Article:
Figure 1 serves as a conceptual ‘model’ to anchor the following discussion of transmission pathways (Section 3) and mitigation measures (Section 4) for faecal microbes of concern. We distinguish ‘direct’ pathways where faecal matter is deposited directly into waterways or so close that the potential for wash-in is very high, and ‘indirect’ pathways, via surface and subsurface flows, from faeces deposited on land. This distinction is important because direct deposition is very fresh with no opportunity for die-off of microbes in the faecal matter before they reach water. Furthermore, unlike most indirect pathways, direct deposition is obviously not dependent upon rainfall to drive the transfer process. Indirect pathways move faecal matter that is ‘aged’ to a greater or lesser extent, with consequent immobilisation e.g., by ‘skin’ formation or desiccation of the surface of pats, and die-off of some microbes. Furthermore, there is also considerable opportunity during surface and subsurface flows for attenuation of faecal microbes.
Figure 1: Key pathogen transmission pathways and associated mitigation measures. The effectiveness of some of the (potential) mitigation measures shown has yet to be fully evaluated.
Faecal contamination of freshwaters can arise through the deposition of faeces by grazing animals directly into waterways. This ‘direct’ deposition can occur when dairy cows cross a stream on the way to or from the milking shed and, through sporadic incursions by grazing cattle into waterways. The ‘waterway’ in this context could include the channel and riparian zone, not just the water. This is because deposition ‘near-water’ may, at least on occasions, be nearly as damaging as direct deposition into water because of the high potential for wash-in by surface runoff and entrainment by rising flows. It should be noted that, in addition to cattle, deer are also attracted to waterways.
A study of the water quality impacts of a dairy herd crossing the Sherry River in New Zealand (Davies-Colley et al. 2004) showed very high levels of faecal contamination, with concentrations of the faecal bacterial indicator E. coli temporarily elevated to more than 100X background levels and more than 100X the guidelines for contact recreation. During one crossing (of four each day) the herd was estimated to have deposited about 1011 E. coli directly into the river, associated with 25 individual defecation events.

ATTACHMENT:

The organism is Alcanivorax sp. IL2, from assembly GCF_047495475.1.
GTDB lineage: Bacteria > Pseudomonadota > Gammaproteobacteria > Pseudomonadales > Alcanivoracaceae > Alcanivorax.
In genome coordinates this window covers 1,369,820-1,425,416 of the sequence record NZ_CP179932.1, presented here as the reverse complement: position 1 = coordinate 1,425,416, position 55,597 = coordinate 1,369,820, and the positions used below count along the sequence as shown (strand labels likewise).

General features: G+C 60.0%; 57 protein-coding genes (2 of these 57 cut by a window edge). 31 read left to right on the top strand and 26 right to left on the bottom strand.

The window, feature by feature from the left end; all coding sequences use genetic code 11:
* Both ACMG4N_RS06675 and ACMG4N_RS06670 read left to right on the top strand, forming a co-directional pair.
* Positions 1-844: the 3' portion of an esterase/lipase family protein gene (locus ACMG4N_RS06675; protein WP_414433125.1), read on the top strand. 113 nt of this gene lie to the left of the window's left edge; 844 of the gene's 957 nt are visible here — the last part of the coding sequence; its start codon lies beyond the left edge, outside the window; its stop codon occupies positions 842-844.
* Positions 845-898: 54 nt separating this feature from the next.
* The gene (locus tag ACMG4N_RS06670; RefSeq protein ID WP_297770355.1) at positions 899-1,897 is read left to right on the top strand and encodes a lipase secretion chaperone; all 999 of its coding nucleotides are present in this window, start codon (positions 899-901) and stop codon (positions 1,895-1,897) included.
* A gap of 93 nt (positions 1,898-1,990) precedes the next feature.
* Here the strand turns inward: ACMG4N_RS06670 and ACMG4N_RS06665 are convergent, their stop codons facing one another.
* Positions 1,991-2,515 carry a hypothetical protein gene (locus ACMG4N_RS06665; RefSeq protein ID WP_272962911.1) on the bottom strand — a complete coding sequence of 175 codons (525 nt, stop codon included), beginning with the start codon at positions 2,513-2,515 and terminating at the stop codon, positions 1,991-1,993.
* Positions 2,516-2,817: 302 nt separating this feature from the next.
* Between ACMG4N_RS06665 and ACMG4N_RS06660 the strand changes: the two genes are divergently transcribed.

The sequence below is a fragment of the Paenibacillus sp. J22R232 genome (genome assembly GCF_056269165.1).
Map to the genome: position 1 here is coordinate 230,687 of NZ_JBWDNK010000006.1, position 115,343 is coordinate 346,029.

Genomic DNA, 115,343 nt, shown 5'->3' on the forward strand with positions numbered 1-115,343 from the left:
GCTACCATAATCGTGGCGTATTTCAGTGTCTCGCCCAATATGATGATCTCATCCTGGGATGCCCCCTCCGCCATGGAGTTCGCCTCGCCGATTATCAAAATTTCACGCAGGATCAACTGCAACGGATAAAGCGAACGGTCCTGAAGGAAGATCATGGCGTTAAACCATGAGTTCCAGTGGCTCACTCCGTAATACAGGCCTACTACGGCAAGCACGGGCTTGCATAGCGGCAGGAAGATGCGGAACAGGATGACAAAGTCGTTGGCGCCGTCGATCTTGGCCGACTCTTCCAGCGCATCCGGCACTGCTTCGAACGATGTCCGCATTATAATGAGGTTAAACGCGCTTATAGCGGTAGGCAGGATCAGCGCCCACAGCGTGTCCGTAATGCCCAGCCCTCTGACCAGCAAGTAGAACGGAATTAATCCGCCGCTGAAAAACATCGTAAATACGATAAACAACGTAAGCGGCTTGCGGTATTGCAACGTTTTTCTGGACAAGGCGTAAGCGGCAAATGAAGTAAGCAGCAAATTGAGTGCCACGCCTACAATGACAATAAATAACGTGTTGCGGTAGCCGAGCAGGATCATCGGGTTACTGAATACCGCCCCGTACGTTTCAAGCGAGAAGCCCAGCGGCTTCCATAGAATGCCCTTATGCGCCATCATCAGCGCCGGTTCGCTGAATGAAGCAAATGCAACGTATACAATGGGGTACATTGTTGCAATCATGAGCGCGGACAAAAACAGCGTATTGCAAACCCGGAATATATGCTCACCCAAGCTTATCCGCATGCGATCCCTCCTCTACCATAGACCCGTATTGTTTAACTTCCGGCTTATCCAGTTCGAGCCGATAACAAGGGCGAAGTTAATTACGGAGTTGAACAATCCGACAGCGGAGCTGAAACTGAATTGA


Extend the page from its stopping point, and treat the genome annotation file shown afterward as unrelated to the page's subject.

Studies of cattle behaviour in New Zealand have been conducted on both hill-country (dry-stock) and dairy farms to quantify direct deposition associated with sporadic incursions. The hill-country study (Bagshaw 2002) suggested that beef cattle defecated in the stream or riparian zone (defined as within 2 m of the stream bank) at an average rate of 0.2 faeces (i.e., 0.2 of a pat) per cow per day. This equated to about 4% of the total number of defecations per day. Half this amount was deposited directly into the stream channel and the other half upon the riparian zone.
Dairy cattle, studied over two summers and one spring, spent on average 99.1% of their time in the paddock, 0.7% on the bank, and 0.1% in the stream. On average, 98.8%, 0.7%, and 0.5% of defecations were in the paddock, on the bank, and in the stream, respectively. However, considerable variation was found, potentially attributable to a range of factors e.g., stream size, ease of access, and the characteristics of the stream bed. The presence of dairy cows within a stream was also shown to increase streamwater E. coli concentrations, often by an order of magnitude or more, compared to background levels. This increase is attributed to a combination of both the direct deposition of faecal material and the stirring up, by the cattle, of bacteria previously settled on the stream bed.
A rigorous quantification of the importance of sporadic incursions relative to indirect pathways is not possible from information provided by the reported studies. However, a crude analysis indicates that sporadic incursions appear to be of broadly comparable importance as some indirect pathways (section 3.2). For example, the studies of dairy cattle behaviour found, on average, that 0.5% of defecations were deposited directly to waterways. Assuming a herd size of 175 animals, each excreting 12 pats per day, derives an approximate herd input (on average) of 10 pats per day, directly to waterways. Assuming (conservatively) that at least 109 E. coli are found within a fresh pat, indicates that about 1010 E. coli are deposited directly, per day, by the herd. This figure lies, therefore, within the upper range of storm period E. coli yields (flushed via wetlands) per hectare of grazed pasture (Section 3.2). In addition, it appears to be comparable to the larger yields reported for artificial drains (Section 3.2).